Shopping in Kensington is widely considered the ultimate retail therapy. Connecting Exhibition Road to Hammersmith, High Street Kensington is one for compulsive shoppers. The Brompton Design District is where design aficionados and international brands come together to celebrate creativity. If you’re looking for things to do near South Kensington, head here. Visit during the annual London Design Festival to experience this area in its full glory. Want to upgrade your interiors? Try Mint, Sé or The Conran Shop, where you’re sure to get lost in the quality finishes and chic aesthetics. Alternatively, in Bernard George’s Grade II-listed building, the Japan House demonstrates the beauty and functionality of East Asian design. The Library on Brompton Road promises a carefully selected collection of cutting-edge avant-garde clothing paired with a personal service. MSGM embodies the Italian spirit of pizzazz, even down to its interiors, conceived in collaboration with ML Architecture. Colourful terrazzo and raw concrete set the tone for this boutique’s bold men’s and womenswear.
While Hyde Park might be the obvious choice, Holland Park is a dream destination for horticulturists. Spanning 54-acres, it boasts tennis courts, football pitches and gold practice nets for those who like to work up a sweat. Its expansive green landscape includes a play area complete with climbing walls, a zip wire and tyre swing to keep the rest of the family occupied. Kyoto Gardens is the park’s hidden gem; a serene collection of tiered waterfalls, vibrant blossom trees and stone lanterns – an altogether zen space.
Looking for a challenge? Get those endorphins going at the Core Collective, where fitness is a way of life. Limber up with pilates or jump straight in with grueling cardio. Whatever your goals are, the trainers at Core Collective will help you to achieve them. With such sleek interiors, you’d be forgiven forgetting you’re in a gym. Motivated by your surroundings? Try Equinox for a variety of training options under a stunning elliptical sky-dome.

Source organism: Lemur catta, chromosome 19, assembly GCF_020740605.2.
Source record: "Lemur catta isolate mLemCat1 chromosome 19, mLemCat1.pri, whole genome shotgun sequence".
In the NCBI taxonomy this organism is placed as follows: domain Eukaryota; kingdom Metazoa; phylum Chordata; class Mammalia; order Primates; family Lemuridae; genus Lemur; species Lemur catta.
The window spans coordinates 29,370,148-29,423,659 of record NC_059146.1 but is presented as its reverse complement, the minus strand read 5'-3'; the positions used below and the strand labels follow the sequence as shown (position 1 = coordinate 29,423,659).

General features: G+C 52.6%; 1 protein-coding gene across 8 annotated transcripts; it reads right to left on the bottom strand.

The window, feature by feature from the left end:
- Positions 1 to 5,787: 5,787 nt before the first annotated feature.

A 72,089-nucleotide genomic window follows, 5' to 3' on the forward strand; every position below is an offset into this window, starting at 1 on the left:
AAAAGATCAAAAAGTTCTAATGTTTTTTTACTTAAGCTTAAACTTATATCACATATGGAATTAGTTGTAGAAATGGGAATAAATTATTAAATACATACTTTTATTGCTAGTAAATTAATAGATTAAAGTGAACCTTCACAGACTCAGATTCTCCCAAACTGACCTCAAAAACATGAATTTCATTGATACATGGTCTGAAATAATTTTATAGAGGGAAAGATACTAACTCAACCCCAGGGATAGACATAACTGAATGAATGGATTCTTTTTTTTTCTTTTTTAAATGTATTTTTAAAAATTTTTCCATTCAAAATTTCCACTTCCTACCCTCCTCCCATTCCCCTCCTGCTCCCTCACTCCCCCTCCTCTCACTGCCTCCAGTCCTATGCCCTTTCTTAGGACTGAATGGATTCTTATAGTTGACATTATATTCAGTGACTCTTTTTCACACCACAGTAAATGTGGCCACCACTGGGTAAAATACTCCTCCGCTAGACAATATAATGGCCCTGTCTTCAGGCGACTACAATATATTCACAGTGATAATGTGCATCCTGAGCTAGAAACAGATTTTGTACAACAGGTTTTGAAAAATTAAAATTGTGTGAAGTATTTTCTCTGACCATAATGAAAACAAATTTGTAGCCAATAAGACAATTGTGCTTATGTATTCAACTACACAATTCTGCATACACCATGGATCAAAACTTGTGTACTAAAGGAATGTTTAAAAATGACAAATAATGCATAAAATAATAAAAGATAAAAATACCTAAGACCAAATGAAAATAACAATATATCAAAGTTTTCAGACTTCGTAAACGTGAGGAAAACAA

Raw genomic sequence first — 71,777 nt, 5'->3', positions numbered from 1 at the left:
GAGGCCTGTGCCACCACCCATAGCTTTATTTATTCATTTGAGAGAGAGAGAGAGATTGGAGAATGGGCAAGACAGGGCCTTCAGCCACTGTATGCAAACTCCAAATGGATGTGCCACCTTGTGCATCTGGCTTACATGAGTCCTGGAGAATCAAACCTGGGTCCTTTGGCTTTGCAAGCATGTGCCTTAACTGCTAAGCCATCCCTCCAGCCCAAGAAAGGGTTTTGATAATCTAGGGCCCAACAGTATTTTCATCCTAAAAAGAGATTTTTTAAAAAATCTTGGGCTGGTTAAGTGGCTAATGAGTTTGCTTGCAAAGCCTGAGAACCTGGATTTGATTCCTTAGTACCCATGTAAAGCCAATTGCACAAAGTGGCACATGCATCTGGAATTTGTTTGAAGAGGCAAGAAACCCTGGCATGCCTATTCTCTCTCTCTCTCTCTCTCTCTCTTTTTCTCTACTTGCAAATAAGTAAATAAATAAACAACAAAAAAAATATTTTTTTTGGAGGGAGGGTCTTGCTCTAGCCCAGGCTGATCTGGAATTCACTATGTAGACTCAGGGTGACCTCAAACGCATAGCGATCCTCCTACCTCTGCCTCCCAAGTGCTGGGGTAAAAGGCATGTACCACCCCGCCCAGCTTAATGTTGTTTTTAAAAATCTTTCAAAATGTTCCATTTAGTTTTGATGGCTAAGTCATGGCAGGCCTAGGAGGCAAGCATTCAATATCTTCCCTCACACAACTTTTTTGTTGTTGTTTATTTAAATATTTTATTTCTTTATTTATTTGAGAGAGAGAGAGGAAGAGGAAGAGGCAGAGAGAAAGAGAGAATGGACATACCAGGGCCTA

Another area to consider
Brimming with a village vibe and community spirit, you’d be forgiven for thinking you were far from vibrant South Kensington when staying in one of Holland Park’s apartments, London. Wander through the dainty cobbled mews, admire the crescents of white stucco-fronted townhouses and avenues lined with artisan producers who count the likes of Richard Branson and David Beckham as their customers. The marvels of Victorian-era architecture can be truly appreciated here; Holland Park property boasts detailed cornicing, imposing columns, period balustrades, glass and iron canopies that stretch over grand entryways, preserving the heritage of this historic quarter. Between lively Kensington High Street and affluent Holland Park Avenue sits the namesake park, formerly the address of Holland Park House. Spanning over twenty hectares of well-trimmed gardens, its woodland walkways are home to plenty of wildlife for a truly rural feel. Many Holland Park apartments are surrounded by designer boutiques, exceptional brunch spots and lavish restaurants.